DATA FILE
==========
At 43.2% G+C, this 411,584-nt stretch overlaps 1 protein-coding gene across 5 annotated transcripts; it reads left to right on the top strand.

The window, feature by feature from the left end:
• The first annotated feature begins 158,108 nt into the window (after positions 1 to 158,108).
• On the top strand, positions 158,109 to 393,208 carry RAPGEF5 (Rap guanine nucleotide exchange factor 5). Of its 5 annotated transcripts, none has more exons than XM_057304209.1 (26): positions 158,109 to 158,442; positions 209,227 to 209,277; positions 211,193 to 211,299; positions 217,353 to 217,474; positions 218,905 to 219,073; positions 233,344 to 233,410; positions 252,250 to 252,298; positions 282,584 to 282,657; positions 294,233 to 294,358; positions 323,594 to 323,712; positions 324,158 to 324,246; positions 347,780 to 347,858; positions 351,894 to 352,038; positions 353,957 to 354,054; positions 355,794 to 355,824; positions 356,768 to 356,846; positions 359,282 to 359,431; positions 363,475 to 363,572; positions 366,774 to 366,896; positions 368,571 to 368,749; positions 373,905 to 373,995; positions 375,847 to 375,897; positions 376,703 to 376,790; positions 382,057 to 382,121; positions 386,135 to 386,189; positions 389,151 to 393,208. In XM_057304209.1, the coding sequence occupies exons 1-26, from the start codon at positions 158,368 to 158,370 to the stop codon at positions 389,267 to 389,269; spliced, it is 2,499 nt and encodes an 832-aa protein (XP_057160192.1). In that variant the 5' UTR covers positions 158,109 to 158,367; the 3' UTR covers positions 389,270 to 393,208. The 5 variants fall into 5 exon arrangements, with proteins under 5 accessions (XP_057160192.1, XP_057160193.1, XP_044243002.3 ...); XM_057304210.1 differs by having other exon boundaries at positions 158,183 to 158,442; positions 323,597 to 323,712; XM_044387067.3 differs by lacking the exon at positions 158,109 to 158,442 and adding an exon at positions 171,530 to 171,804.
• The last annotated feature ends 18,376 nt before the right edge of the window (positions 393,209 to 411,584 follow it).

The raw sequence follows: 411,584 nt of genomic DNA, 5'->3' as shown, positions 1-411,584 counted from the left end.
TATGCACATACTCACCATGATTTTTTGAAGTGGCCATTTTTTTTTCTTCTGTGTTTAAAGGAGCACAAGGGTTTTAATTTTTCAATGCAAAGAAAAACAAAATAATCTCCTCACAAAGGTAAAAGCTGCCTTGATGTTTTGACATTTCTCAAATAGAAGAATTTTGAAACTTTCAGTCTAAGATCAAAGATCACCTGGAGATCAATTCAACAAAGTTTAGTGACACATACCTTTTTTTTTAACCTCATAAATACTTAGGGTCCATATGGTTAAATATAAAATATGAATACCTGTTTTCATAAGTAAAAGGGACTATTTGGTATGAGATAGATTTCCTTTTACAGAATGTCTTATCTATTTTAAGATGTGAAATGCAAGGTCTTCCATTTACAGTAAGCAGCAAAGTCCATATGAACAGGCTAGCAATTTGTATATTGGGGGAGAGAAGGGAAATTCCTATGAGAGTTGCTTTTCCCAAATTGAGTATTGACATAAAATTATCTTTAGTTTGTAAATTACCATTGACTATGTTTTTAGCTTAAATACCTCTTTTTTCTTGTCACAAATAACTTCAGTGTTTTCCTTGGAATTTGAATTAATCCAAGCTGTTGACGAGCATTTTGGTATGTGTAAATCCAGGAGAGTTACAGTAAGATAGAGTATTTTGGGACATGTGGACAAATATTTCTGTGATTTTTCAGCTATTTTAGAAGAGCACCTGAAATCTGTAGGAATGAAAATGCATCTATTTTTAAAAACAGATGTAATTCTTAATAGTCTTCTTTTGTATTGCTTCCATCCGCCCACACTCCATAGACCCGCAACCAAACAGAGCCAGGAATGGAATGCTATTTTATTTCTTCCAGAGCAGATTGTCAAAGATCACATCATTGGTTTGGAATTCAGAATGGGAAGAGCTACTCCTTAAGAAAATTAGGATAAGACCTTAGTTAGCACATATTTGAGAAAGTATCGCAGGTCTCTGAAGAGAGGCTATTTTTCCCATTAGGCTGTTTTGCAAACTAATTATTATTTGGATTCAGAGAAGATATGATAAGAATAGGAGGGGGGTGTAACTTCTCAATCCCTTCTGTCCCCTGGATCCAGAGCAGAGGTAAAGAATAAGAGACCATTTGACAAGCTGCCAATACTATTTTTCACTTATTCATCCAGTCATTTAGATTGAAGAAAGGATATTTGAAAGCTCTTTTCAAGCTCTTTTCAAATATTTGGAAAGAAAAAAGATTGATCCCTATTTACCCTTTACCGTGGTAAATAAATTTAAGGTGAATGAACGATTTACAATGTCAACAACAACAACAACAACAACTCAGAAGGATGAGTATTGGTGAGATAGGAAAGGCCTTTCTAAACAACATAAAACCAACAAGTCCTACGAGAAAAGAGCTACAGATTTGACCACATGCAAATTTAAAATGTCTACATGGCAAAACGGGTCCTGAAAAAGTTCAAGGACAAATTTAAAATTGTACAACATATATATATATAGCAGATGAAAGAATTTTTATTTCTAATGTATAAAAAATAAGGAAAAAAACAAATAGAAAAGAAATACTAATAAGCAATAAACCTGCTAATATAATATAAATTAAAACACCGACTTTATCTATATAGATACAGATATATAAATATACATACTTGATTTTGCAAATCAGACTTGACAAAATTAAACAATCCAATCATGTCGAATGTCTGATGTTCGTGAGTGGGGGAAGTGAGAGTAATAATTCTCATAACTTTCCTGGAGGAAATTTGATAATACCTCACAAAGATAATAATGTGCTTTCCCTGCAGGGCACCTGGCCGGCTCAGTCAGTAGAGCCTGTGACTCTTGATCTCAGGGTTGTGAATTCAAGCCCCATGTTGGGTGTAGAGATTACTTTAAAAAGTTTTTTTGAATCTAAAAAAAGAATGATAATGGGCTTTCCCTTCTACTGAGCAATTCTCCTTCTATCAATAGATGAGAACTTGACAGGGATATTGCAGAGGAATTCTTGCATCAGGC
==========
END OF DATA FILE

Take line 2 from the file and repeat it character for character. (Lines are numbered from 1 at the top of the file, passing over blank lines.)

The window, feature by feature from the left end: